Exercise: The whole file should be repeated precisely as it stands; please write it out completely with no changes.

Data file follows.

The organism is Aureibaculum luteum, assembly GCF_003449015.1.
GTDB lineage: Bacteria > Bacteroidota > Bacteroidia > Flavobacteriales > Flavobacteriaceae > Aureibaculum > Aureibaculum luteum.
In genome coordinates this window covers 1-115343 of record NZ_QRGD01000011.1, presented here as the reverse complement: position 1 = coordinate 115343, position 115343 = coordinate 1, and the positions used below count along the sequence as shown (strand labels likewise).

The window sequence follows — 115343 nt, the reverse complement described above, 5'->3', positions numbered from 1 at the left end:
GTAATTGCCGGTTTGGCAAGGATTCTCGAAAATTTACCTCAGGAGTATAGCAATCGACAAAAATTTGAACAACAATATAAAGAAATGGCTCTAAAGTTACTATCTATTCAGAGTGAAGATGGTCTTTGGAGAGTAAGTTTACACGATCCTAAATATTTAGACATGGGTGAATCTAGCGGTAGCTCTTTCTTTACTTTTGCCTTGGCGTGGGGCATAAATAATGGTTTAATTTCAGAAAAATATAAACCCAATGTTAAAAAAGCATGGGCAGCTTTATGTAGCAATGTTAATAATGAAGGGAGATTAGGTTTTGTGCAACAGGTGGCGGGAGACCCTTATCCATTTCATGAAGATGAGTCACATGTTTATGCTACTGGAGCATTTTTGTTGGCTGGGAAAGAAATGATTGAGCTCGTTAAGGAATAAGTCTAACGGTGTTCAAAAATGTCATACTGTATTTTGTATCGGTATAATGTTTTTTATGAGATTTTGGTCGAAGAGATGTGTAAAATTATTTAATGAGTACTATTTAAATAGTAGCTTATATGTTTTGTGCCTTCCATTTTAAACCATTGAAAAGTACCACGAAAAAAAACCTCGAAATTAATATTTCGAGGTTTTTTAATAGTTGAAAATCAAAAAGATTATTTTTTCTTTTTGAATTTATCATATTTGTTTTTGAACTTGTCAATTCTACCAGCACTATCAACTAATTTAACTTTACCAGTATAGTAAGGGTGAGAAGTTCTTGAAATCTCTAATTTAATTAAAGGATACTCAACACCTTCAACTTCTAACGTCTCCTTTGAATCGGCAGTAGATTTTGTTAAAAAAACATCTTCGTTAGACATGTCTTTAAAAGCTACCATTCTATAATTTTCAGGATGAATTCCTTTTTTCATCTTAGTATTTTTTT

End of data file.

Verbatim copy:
The organism is Aureibaculum luteum, assembly GCF_003449015.1.
GTDB lineage: Bacteria > Bacteroidota > Bacteroidia > Flavobacteriales > Flavobacteriaceae > Aureibaculum > Aureibaculum luteum.
In genome coordinates this window covers 1-115343 of record NZ_QRGD01000011.1, presented here as the reverse complement: position 1 = coordinate 115343, position 115343 = coordinate 1, and the positions used below count along the sequence as shown (strand labels likewise).

The window sequence follows — 115343 nt, the reverse complement described above, 5'->3', positions numbered from 1 at the left end:
GTAATTGCCGGTTTGGCAAGGATTCTCGAAAATTTACCTCAGGAGTATAGCAATCGACAAAAATTTGAACAACAATATAAAGAAATGGCTCTAAAGTTACTATCTATTCAGAGTGAAGATGGTCTTTGGAGAGTAAGTTTACACGATCCTAAATATTTAGACATGGGTGAATCTAGCGGTAGCTCTTTCTTTACTTTTGCCTTGGCGTGGGGCATAAATAATGGTTTAATTTCAGAAAAATATAAACCCAATGTTAAAAAAGCATGGGCAGCTTTATGTAGCAATGTTAATAATGAAGGGAGATTAGGTTTTGTGCAACAGGTGGCGGGAGACCCTTATCCATTTCATGAAGATGAGTCACATGTTTATGCTACTGGAGCATTTTTGTTGGCTGGGAAAGAAATGATTGAGCTCGTTAAGGAATAAGTCTAACGGTGTTCAAAAATGTCATACTGTATTTTGTATCGGTATAATGTTTTTTATGAGATTTTGGTCGAAGAGATGTGTAAAATTATTTAATGAGTACTATTTAAATAGTAGCTTATATGTTTTGTGCCTTCCATTTTAAACCATTGAAAAGTACCACGAAAAAAAACCTCGAAATTAATATTTCGAGGTTTTTTAATAGTTGAAAATCAAAAAGATTATTTTTTCTTTTTGAATTTATCATATTTGTTTTTGAACTTGTCAATTCTACCAGCACTATCAACTAATTTAACTTTACCAGTATAGTAAGGGTGAGAAGTTCTTGAAATCTCTAATTTAATTAAAGGATACTCAACACCTTCAACTTCTAACGTCTCCTTTGAATCGGCAGTAGATTTTGTTAAAAAAACATCTTCGTTAGACATGTCTTTAAAAGCTACCATTCTATAATTTTCAGGATGAATTCCTTTTTTCATCTTAGTATTTTTTT